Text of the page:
Fitch ratings agency on Monday cut Volkswagen’s credit rating by two notches, saying that a widening pollution cheating scandal has exposed weak corporate governance at the German auto giant.
“We believe that the emergence of a fraud of this magnitude, going either unnoticed or uncorrected by top management for so long is not consistent with a rating in the ‘A’ category,” said Fitch.
The agency said it had therefore downgraded Volkswagen to “BBB+” over the “corporate government, management and organisational issues highlighted by the ongoing emission test crisis”.
VW is engulfed in a huge pollution scandal that was initially centred on so-called defeat devices — sophisticated software fitted into diesel engines to skew the results of tests for nitrogen oxide emissions.
The carmaker has admitted to fitting 11 million diesel engines worldwide with the rogue software, triggering both regulatory and criminal investigations in several countries, including Germany and the United States.
But last week, Volkswagen revealed that beyond the nitrogen oxide scam, it had also understated carbon dioxide emissions of 800,000 vehicles, including petrol cars.
The latest revelations give rise to “the possibility of further problems still to be uncovered”, said Fitch, as it put VW on negative watch.
In a protest Monday, environment group Greenpeace added a “C” and “2” on either side of the company’s circular logo at the entrance of a factory in Wolfsburg, forming “CO2”, and hung a banner bearing the slogan “The Problem” next to it.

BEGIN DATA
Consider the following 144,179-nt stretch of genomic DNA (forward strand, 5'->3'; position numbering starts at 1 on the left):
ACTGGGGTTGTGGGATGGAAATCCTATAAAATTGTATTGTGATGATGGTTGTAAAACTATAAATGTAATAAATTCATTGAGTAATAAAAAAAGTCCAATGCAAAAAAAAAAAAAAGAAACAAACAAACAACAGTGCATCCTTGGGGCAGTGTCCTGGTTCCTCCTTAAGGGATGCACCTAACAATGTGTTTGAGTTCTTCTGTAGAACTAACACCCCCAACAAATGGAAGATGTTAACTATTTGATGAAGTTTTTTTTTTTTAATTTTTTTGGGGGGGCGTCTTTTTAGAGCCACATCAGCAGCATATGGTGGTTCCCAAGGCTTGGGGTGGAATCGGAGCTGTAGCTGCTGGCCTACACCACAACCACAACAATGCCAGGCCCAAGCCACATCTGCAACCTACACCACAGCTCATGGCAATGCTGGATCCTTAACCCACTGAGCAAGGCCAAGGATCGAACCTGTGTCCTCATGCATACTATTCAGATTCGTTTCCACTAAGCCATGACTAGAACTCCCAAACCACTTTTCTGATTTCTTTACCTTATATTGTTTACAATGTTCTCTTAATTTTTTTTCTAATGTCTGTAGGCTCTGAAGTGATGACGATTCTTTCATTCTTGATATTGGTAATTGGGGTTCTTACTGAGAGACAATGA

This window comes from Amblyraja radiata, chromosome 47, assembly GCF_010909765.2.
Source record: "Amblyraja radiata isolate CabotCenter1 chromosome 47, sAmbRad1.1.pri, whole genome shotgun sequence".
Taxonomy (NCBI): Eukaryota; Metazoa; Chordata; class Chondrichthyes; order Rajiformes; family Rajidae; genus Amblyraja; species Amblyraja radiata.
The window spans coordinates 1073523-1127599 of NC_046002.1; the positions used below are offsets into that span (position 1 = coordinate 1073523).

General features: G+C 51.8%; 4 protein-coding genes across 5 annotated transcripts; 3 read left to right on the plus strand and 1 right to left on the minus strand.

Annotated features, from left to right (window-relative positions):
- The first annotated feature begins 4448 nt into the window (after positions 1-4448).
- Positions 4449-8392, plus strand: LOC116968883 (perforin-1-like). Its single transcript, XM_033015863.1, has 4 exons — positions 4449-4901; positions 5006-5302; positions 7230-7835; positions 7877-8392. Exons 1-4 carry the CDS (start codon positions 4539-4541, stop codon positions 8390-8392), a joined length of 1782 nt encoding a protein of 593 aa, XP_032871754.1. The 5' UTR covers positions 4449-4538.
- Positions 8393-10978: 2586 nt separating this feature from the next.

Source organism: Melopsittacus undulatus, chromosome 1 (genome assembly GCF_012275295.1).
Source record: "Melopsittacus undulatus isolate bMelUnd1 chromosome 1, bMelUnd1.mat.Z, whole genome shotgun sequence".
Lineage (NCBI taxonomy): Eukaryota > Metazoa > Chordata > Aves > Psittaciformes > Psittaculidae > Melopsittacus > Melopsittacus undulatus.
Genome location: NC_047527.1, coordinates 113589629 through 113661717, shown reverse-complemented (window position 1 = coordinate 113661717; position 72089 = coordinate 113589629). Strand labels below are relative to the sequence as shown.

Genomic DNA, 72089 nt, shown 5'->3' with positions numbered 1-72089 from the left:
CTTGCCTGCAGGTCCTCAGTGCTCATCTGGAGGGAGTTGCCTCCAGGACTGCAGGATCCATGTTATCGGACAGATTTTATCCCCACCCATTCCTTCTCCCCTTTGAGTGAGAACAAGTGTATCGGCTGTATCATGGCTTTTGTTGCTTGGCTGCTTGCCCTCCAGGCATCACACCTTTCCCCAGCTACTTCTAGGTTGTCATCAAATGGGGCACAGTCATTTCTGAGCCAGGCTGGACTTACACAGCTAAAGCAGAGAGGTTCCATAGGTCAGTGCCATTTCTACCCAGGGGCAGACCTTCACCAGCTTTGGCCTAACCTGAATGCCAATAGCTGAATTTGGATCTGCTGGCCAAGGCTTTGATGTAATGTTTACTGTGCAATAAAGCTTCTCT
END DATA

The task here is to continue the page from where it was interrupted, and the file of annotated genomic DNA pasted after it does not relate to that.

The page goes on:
– Consumers want vouchers –
As Volkswagen prepared to recall millions of cars to remove the defeat devices, Germany’s transport ministry said Monday that out of the 2.4 million affected cars in the country, around 540,000 would require hardware repairs.
Volkswagen had earlier said that the repair work required for the 11 million cars could range from a simple software tweak to a major engine overhaul.
The company’s top management is meeting Monday on the latest carbon emissions revelations, which has sparked speculation about the role of VW’s former chief executive Martin Winterkorn.
The ex-boss quit in September at the height of the storm over the pollution cheating. According to press reports, targets on technical performance and costs set by Winterkorn had pushed engineers to resort to fitting cheating devices in the vehicles.
Volkswagen has said the carbon emissions cheating was revealed by the group’s employees. “The question of how we got there is the subject of an investigation,” the group said.
Meanwhile, Germany’s consumer association wants auto giant Volkswagen to give compensation vouchers to German customers affected by its massive pollution cheating scandal, as the company has offered to do in North America.
“The group must assume its responsibilities,” said Klaus Mueller, president of the Federation of Associations for the Protection of Consumers, in an interview with the Rheinische Post newspaper on Monday.
“A voucher is the minimum that the company can give to compensate affected consumers,” he added.
Mueller’s call came as Volkswagen’s US arm offered owners of its diesel cars a “goodwill package” of $1,000 (929 euros) worth of gift and fidelity cards.
Owner of cars with 2.0-litre diesel engines will receive a $500 prepaid Visa credit card and $500 in credits at VW dealerships, plus three years of free roadside assistance, to restore their loyalty to the brand.
VW subsidiary Audi will offer a similar package to owners of Audi models with the same engines.
“We are working tirelessly to develop an approved remedy for affected vehicles,” said Volkswagen Group of America president and chief executive Michael Horn in a statement.
“In the meantime, we are providing this goodwill package as a first step towards regaining our customers’ trust.”